House Minority Leader Nancy Pelosi (D-CA) has been clear for weeks that entitlement benefit cuts — reducing the guarantees promised to Social Security, Medicare, and Medicaid beneficiaries — are off the table in high-stakes negotiations to raise the national debt limit and avoid a catastrophic default.
But several Democrats have been on the record for years saying they’d consider or accept certain benefit cuts as part of a broad, balanced package to address long-term deficits. And that’s raised the question of whether Pelosi would be able to hold the line if President Obama throws his weight behind cutting entitlement benefits as part of a “grand bargain” to reduce deficits by up to $4 trillion this decade.
Pelosi’s lieutenant, Whip Steny Hoyer (D-MD), is one of the Dems who in the past has called for benefit cuts to be on the table — alongside tax revenues, and savings — as part of a bipartisan plan to bring the budget into balance. Today, though, he said he’s with Pelosi 100 percent in the current fight, even if Republicans agree to a “grand bargain” that includes new tax revenue.“We have made it very clear that we have no intention of supporting cuts in beneficiaries’ benefits,” Hoyer said at his Tuesday press briefing, in response to a question from TPM.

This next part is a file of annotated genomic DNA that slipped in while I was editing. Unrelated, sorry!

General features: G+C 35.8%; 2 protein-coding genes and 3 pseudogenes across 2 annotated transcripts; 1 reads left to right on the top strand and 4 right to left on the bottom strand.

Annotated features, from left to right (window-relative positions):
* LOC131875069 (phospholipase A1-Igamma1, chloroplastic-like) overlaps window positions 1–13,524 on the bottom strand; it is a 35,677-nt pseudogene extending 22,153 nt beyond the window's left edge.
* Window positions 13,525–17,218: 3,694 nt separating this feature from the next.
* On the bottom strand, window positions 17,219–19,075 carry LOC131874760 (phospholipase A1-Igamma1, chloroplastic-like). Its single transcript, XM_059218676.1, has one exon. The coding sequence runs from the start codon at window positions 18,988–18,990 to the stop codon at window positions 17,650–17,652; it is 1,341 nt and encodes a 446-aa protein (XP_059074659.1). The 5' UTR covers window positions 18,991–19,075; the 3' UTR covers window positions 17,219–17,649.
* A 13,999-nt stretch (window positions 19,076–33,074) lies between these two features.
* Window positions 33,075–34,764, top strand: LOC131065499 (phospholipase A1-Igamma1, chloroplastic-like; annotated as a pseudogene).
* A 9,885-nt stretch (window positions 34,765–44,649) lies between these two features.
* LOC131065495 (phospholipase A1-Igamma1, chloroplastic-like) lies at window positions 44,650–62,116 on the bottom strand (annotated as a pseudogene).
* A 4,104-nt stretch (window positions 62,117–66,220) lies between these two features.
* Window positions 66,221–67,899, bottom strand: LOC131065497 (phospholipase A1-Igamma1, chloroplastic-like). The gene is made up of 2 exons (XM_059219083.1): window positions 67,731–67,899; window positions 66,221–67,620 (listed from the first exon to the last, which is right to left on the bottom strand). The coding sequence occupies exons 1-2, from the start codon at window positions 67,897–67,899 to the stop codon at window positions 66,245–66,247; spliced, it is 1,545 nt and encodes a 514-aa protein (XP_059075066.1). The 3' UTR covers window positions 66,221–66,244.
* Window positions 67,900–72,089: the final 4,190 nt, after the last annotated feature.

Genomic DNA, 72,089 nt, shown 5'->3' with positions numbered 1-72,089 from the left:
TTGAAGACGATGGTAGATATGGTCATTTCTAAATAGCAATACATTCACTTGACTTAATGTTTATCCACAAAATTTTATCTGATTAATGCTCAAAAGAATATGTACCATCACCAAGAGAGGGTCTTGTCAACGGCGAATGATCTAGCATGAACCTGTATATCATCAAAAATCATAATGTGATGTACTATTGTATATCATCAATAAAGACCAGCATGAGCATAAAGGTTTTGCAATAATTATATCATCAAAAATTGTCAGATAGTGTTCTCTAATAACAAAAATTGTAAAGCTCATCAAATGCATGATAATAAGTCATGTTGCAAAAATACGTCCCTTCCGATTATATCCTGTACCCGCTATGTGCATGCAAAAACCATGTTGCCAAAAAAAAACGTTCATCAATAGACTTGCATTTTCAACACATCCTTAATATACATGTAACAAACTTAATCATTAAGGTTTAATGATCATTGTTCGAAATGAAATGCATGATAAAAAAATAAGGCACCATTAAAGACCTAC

This is, at the very least, a smart negotiating position for House Democrats. But it sets them apart from President Obama, who’s prepared to impose further means testing on Medicare beneficiaries, and perhaps to raise the retirement age by a couple years over time to garner significant House Republican support for a big budget deal that includes higher tax revenues. So if Hoyer and Pelosi hold the line here, then a “grand bargain” may be impossible — the votes wouldn’t be there.
That would widen the rift between Obama and the House, but make progressive advocates and seniors very happy.
Alternatively, this could move Republicans closer to the Democratic position on Medicare and Medicaid — to look for savings from health care providers and manufacturers first, not directly from beneficiaries — at which point Dems might soften their demands.
In any case, Hoyer’s firm line on this suggests Dems aren’t as divided in this debt fight as you might assume they’d be.